Acceptance of Mental health

mental health awareness A smile hides our true emotions

Depression is a serious illness that affects millions of people and that’s why there’s so much help out there. Accepting your mental health is the first stage and was the hardest part for me. For those of you who are fellow sufferers you may be in a dark, scary place at the moment but I assure you that what your feeling is not abnormal. It might not feel like it but all the symptoms such as low self-esteem, panic and anxiety, extreme changes in your emotional state and generally feeling like crap! They’re all part of the illness and like any major illness it needs treating. You deserve the help, please ask for it! You’ll be amazed how much having someone to talk to will be of benefit. Unlike the picture above you no longer need to hide behind your smile. I was extremely pessimistic about going to see a counsellor but now I can see, it quite literally saved my life. It took me a long time to open up but counsellors are used to this and will be patient and empathic towards you. Once I did begin to unload all my bottled up emotions and talk about my mental health I felt a huge sense of relief.

Many people make the presumption that if your depressed you’re bound to fall into a certain category. Maybe your alone and isolated with no family or friends to turn to. Maybe you’ve experienced a life changing traumatic event. You might be financially unstable, facing bankruptcy, the bills are mounting up and you cant see an easy way out. You have no outgoings, no reason to get up in a morning, nothing to be proud of and no purpose in life. A disability might be preventing you from living the life you want to lead. Or you might just be one of those people whose glass is always half empty, you some how manage to find the negative side of every given situation and have a miserable outlook on life!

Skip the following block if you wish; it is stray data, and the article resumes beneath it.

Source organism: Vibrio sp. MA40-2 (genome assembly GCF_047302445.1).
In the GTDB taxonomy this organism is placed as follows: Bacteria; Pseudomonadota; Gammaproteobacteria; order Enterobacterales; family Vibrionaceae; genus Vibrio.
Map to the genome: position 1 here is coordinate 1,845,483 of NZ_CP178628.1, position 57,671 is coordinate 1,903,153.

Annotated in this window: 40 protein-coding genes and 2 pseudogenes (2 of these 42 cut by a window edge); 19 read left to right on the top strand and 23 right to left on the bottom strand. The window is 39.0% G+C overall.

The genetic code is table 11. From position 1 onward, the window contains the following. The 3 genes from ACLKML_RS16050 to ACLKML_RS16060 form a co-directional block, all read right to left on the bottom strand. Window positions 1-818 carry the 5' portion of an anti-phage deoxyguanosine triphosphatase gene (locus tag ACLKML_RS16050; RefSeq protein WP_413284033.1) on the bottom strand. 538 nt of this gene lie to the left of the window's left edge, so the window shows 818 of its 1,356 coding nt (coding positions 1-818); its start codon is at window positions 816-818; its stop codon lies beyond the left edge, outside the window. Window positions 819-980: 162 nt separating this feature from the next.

What if none of these things apply to you. I can honestly say I have the best bunch of friends in the world and I’ve been brought up in a loving family, which are still to this day amazingly supportive of me. I have numerous hobbies and interests and I enjoy many aspects of life. I’d like to think of myself as cheerful and my friends would tell you that I’m good company most of the time. So bearing all this in mind, do I still have the right to be depressed? Should I feel guilty for feeling the way I do, when I have such fantastic support all around me?  Well the truth is I did feel extremely guilty and at times even disgusted with myself. Useless and inadequate are also words that spring to mind and I certainly felt undeserving of any help with my mental health. As well as being confused and frustrated by the way I was feeling I remember also feeling an unbearable shame. On the news I’d see children being born into poverty or war zones and it would remind me how lucky I was. I kept going back to the same question of what right or reason did I have to be depressed?

Mental Health Acceptance